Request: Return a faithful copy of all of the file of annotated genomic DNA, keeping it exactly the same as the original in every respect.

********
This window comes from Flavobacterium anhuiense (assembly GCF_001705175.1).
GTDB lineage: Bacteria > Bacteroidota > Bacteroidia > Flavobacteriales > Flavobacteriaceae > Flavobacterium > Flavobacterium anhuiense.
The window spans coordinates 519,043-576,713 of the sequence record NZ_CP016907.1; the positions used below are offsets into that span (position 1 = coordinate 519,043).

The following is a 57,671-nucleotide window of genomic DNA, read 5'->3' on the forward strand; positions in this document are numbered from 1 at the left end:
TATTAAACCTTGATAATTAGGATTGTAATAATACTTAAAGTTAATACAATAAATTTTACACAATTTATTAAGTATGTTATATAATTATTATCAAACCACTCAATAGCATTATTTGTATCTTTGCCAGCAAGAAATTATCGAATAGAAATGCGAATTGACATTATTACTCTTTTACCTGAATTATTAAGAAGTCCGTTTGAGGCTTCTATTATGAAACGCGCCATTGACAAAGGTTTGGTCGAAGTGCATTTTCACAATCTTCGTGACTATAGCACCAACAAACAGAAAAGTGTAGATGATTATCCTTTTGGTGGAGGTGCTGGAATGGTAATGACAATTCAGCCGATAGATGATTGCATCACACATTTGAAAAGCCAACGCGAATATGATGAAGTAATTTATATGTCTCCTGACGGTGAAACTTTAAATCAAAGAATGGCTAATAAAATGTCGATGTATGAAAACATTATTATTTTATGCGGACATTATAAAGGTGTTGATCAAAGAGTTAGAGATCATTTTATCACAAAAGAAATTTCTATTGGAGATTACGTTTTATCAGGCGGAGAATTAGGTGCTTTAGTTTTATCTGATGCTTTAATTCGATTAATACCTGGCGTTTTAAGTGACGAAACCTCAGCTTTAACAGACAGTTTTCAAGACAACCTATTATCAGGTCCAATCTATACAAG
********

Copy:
This window comes from Flavobacterium anhuiense (assembly GCF_001705175.1).
GTDB lineage: Bacteria > Bacteroidota > Bacteroidia > Flavobacteriales > Flavobacteriaceae > Flavobacterium > Flavobacterium anhuiense.
The window spans coordinates 519,043-576,713 of the sequence record NZ_CP016907.1; the positions used below are offsets into that span (position 1 = coordinate 519,043).

The following is a 57,671-nucleotide window of genomic DNA, read 5'->3' on the forward strand; positions in this document are numbered from 1 at the left end:
TATTAAACCTTGATAATTAGGATTGTAATAATACTTAAAGTTAATACAATAAATTTTACACAATTTATTAAGTATGTTATATAATTATTATCAAACCACTCAATAGCATTATTTGTATCTTTGCCAGCAAGAAATTATCGAATAGAAATGCGAATTGACATTATTACTCTTTTACCTGAATTATTAAGAAGTCCGTTTGAGGCTTCTATTATGAAACGCGCCATTGACAAAGGTTTGGTCGAAGTGCATTTTCACAATCTTCGTGACTATAGCACCAACAAACAGAAAAGTGTAGATGATTATCCTTTTGGTGGAGGTGCTGGAATGGTAATGACAATTCAGCCGATAGATGATTGCATCACACATTTGAAAAGCCAACGCGAATATGATGAAGTAATTTATATGTCTCCTGACGGTGAAACTTTAAATCAAAGAATGGCTAATAAAATGTCGATGTATGAAAACATTATTATTTTATGCGGACATTATAAAGGTGTTGATCAAAGAGTTAGAGATCATTTTATCACAAAAGAAATTTCTATTGGAGATTACGTTTTATCAGGCGGAGAATTAGGTGCTTTAGTTTTATCTGATGCTTTAATTCGATTAATACCTGGCGTTTTAAGTGACGAAACCTCAGCTTTAACAGACAGTTTTCAAGACAACCTATTATCAGGTCCAATCTATACAAG